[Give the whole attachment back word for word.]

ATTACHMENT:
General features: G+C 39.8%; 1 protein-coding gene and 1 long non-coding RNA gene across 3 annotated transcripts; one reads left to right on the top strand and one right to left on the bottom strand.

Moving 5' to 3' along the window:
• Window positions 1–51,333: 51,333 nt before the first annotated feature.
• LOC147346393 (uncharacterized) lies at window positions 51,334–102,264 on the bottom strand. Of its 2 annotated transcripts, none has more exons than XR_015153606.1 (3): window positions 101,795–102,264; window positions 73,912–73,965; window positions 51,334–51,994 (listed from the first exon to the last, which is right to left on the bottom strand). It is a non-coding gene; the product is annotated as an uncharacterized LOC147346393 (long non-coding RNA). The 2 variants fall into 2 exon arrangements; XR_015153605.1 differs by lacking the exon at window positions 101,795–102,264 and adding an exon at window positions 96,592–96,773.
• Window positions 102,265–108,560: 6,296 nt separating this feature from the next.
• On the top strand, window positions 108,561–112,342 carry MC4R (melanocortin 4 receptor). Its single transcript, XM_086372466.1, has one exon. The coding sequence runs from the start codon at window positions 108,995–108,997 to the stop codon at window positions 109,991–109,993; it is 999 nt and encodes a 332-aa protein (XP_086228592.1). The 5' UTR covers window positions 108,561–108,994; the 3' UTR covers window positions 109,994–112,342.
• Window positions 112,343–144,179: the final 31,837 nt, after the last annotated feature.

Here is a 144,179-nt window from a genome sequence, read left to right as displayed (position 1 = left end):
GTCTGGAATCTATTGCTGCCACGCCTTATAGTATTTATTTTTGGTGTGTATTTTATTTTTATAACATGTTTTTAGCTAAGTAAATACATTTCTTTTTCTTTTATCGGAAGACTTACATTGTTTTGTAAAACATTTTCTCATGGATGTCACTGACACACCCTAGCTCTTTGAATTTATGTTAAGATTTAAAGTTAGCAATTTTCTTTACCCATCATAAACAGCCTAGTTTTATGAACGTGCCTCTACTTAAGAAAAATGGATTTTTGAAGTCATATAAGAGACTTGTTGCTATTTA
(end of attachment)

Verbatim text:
General features: G+C 39.8%; 1 protein-coding gene and 1 long non-coding RNA gene across 3 annotated transcripts; one reads left to right on the top strand and one right to left on the bottom strand.

Moving 5' to 3' along the window:
• Window positions 1–51,333: 51,333 nt before the first annotated feature.
• LOC147346393 (uncharacterized) lies at window positions 51,334–102,264 on the bottom strand. Of its 2 annotated transcripts, none has more exons than XR_015153606.1 (3): window positions 101,795–102,264; window positions 73,912–73,965; window positions 51,334–51,994 (listed from the first exon to the last, which is right to left on the bottom strand). It is a non-coding gene; the product is annotated as an uncharacterized LOC147346393 (long non-coding RNA). The 2 variants fall into 2 exon arrangements; XR_015153605.1 differs by lacking the exon at window positions 101,795–102,264 and adding an exon at window positions 96,592–96,773.
• Window positions 102,265–108,560: 6,296 nt separating this feature from the next.
• On the top strand, window positions 108,561–112,342 carry MC4R (melanocortin 4 receptor). Its single transcript, XM_086372466.1, has one exon. The coding sequence runs from the start codon at window positions 108,995–108,997 to the stop codon at window positions 109,991–109,993; it is 999 nt and encodes a 332-aa protein (XP_086228592.1). The 5' UTR covers window positions 108,561–108,994; the 3' UTR covers window positions 109,994–112,342.
• Window positions 112,343–144,179: the final 31,837 nt, after the last annotated feature.

Here is a 144,179-nt window from a genome sequence, read left to right as displayed (position 1 = left end):
GTCTGGAATCTATTGCTGCCACGCCTTATAGTATTTATTTTTGGTGTGTATTTTATTTTTATAACATGTTTTTAGCTAAGTAAATACATTTCTTTTTCTTTTATCGGAAGACTTACATTGTTTTGTAAAACATTTTCTCATGGATGTCACTGACACACCCTAGCTCTTTGAATTTATGTTAAGATTTAAAGTTAGCAATTTTCTTTACCCATCATAAACAGCCTAGTTTTATGAACGTGCCTCTACTTAAGAAAAATGGATTTTTGAAGTCATATAAGAGACTTGTTGCTATTTA